Monday, September 29, 2008

Baby Moose Moves In

Thanks to Ron for sending this item to us . . .
Baby Moose Moves In
This is from Sandy who lives just outside Nelson, BC.

This reads like something out of Readers' Digest, but recently a neighbour went for a walk up Falls Creek (near Nelson BC), found a baby moose in some distress in the creek. He got him out of the creek, tried to send him on his way, tried to find the mother. Eventually the baby moose stumbled back into the creek, was rescued again, and followed Jonathon home. Jonathon lives in a very small cabin, so he took the moose to another neighbour (Andrea), who took these photos.







I have never even seen moose in this area, so am bewildered that a recently born moose would be on its own, way up a mountainous creek. They took the moose the next day to Helen Jamieson in Blewett, who looks after wild animals.

She put it in a pen with a fawn. Apparently the moose calf/deer fawn combo is excruciatingly cute.









For you international types, Blewett is an area just outside Nelson. Lots of up-scale homes there in a gorgeous mountain setting.










3 comments:

eyeman said...

Ahh, the upscale neighborhood in the moose habitat! Cow moose regularly leave their scentless young to go off to feed. This guy never stayed put and would have died in the creek. Bears and other predators need to eat to. F&W always insists we leave the young alone! Now, it has nearly zero chance of being returned to the wild-- its the zoo life for him.

Mark said...

eyeman, the post states that moose are not common in the area.

also, how would it have been returned to the wild?

dolly said...

I would love it if 'eyeman' could see where the set up is where the moose calf is, because you would retract your comments. It is a 150 pristine and in a natural state acreage privately owned farm deep in the forest/valley area surrounded by forested crown land and is a pristine region filled with wildlife. The private acreage has large fenced acreage pens to protect and accomodate the injured or abandoned animals, and once they are grown or recovered, they simply walk off the 'wild' 150 privately owned acres on to adjacent 'wild' crown land. It is not a zoo and the public is not welcome, except to drop off abandoned or injured animals, and must phone ahead, because they would never find it otherwise. The owner has been at this helping animals since the 1960's with huge success,for all types of wildlife including bears, elk, moose,wild cats, etc. etc. No government funds have helped out. It is all done from the heart and with the owners own money, and any people that donate, which is few. I know all thisbecause I am the person that took the young whitetail fawn there, that you see in the picture. The fact that the owner has done this all from the heart and without advertising, except word of mouth,is amazing. They have this down to a science and all the people that have heard of the place agree. The transition is awesome to watch the recovered animals leave the large acre size pens and go out to the remaining 150 acres and then roam into the wild, as if they were born here. There is no transferring of the animal BACK to the wild via vehicles etc., as the place is in the wild as it is. Too bad our governemnts do not fund places like this, rather than continue to cut our conservation budget, which is only harming our wildlife.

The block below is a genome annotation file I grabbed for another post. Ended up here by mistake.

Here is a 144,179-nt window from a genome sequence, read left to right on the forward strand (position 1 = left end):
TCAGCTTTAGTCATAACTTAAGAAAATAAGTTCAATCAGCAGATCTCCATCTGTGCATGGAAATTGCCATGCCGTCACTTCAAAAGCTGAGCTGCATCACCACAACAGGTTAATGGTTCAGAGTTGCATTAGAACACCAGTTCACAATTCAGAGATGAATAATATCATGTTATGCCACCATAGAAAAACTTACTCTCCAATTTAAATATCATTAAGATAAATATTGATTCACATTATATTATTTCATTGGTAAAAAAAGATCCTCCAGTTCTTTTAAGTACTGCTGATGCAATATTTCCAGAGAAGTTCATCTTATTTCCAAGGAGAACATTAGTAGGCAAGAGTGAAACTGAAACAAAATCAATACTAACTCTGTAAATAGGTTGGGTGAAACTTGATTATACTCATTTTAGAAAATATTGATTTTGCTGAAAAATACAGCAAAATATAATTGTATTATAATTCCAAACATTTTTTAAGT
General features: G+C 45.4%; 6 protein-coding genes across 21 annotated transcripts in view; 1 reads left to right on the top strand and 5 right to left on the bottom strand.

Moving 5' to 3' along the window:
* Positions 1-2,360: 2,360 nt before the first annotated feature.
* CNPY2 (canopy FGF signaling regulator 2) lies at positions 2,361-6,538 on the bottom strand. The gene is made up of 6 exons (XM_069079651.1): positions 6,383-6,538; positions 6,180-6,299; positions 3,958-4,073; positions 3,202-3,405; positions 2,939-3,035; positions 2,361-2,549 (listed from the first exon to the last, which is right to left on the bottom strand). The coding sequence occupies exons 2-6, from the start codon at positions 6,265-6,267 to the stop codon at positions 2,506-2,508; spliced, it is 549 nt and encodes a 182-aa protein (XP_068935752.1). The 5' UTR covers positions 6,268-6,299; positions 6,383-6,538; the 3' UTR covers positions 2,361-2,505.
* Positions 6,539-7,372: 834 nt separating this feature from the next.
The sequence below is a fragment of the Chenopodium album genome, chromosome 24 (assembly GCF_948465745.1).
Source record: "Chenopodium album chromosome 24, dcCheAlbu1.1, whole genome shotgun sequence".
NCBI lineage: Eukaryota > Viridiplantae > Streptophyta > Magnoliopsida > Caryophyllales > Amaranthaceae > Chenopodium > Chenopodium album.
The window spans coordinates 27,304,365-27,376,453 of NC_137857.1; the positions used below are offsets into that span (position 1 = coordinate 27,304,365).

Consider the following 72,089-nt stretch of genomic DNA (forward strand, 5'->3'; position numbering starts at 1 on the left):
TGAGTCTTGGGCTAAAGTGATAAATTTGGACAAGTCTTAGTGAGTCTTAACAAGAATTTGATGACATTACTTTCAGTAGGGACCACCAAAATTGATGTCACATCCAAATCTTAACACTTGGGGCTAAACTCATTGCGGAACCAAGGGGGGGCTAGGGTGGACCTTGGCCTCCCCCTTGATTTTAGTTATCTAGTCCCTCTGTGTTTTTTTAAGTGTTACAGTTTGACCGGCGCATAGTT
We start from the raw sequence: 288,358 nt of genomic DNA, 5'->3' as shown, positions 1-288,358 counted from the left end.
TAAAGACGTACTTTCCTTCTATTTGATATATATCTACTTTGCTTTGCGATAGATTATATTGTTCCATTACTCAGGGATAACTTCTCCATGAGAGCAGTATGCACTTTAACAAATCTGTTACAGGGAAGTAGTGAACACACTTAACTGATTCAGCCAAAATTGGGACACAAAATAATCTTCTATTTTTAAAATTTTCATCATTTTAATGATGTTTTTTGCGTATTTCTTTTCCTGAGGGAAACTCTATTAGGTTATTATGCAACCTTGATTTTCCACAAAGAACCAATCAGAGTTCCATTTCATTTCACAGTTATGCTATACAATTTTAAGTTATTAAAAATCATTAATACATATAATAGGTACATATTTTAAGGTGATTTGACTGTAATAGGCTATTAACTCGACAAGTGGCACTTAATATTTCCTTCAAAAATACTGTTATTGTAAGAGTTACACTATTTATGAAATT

ALso for Mark , the post was wrong, asmoose are common in our area, but sightings are fewer, as our West Kootenay area is still a vast wild area with low population. Most folks here know about co-habitating with wildlife and it works well. It is like living in an Alaskan wilderness, but in southern B.C. Please do not be negative and assume all places that help animals are like zoos, or confining the animals. Rather please be kind and donate to animal lovers like this that volunteer all their own time and money to save the wildlife, that would otherwise die. The way our wildlife is being picked off by hunters and development in our country, our wildlife needs all the help it can get. Hopefully Eyemand will have a more accurate picture of this place and the moose's great chance fo survival.
I will post my pics of the fawn before she went here and when she got there. Today she has grown to a young doe and healthy and roams freely to and from the place she recoveeeered at. When I found her she was about 3 days old and severely dehydrated. I thank the Lord for people like this person that devotes their life to our wildlife.